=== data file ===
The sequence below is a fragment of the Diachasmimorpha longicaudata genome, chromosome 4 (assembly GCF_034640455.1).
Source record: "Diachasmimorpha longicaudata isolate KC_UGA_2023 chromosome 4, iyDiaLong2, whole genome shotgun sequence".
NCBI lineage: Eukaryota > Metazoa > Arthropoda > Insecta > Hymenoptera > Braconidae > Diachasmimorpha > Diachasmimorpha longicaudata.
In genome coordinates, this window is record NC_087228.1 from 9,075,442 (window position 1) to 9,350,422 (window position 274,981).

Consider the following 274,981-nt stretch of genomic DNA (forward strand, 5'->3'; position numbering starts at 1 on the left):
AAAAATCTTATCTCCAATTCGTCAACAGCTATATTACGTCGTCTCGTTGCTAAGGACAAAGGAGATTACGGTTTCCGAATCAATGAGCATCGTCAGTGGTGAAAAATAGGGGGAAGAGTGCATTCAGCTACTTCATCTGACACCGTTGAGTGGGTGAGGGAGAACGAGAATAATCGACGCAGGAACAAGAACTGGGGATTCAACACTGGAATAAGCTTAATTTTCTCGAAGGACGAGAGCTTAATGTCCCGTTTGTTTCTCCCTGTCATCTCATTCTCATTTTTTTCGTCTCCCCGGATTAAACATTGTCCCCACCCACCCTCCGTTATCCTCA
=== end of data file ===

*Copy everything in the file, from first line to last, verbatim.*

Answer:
The sequence below is a fragment of the Diachasmimorpha longicaudata genome, chromosome 4 (assembly GCF_034640455.1).
Source record: "Diachasmimorpha longicaudata isolate KC_UGA_2023 chromosome 4, iyDiaLong2, whole genome shotgun sequence".
NCBI lineage: Eukaryota > Metazoa > Arthropoda > Insecta > Hymenoptera > Braconidae > Diachasmimorpha > Diachasmimorpha longicaudata.
In genome coordinates, this window is record NC_087228.1 from 9,075,442 (window position 1) to 9,350,422 (window position 274,981).

Consider the following 274,981-nt stretch of genomic DNA (forward strand, 5'->3'; position numbering starts at 1 on the left):
AAAAATCTTATCTCCAATTCGTCAACAGCTATATTACGTCGTCTCGTTGCTAAGGACAAAGGAGATTACGGTTTCCGAATCAATGAGCATCGTCAGTGGTGAAAAATAGGGGGAAGAGTGCATTCAGCTACTTCATCTGACACCGTTGAGTGGGTGAGGGAGAACGAGAATAATCGACGCAGGAACAAGAACTGGGGATTCAACACTGGAATAAGCTTAATTTTCTCGAAGGACGAGAGCTTAATGTCCCGTTTGTTTCTCCCTGTCATCTCATTCTCATTTTTTTCGTCTCCCCGGATTAAACATTGTCCCCACCCACCCTCCGTTATCCTCA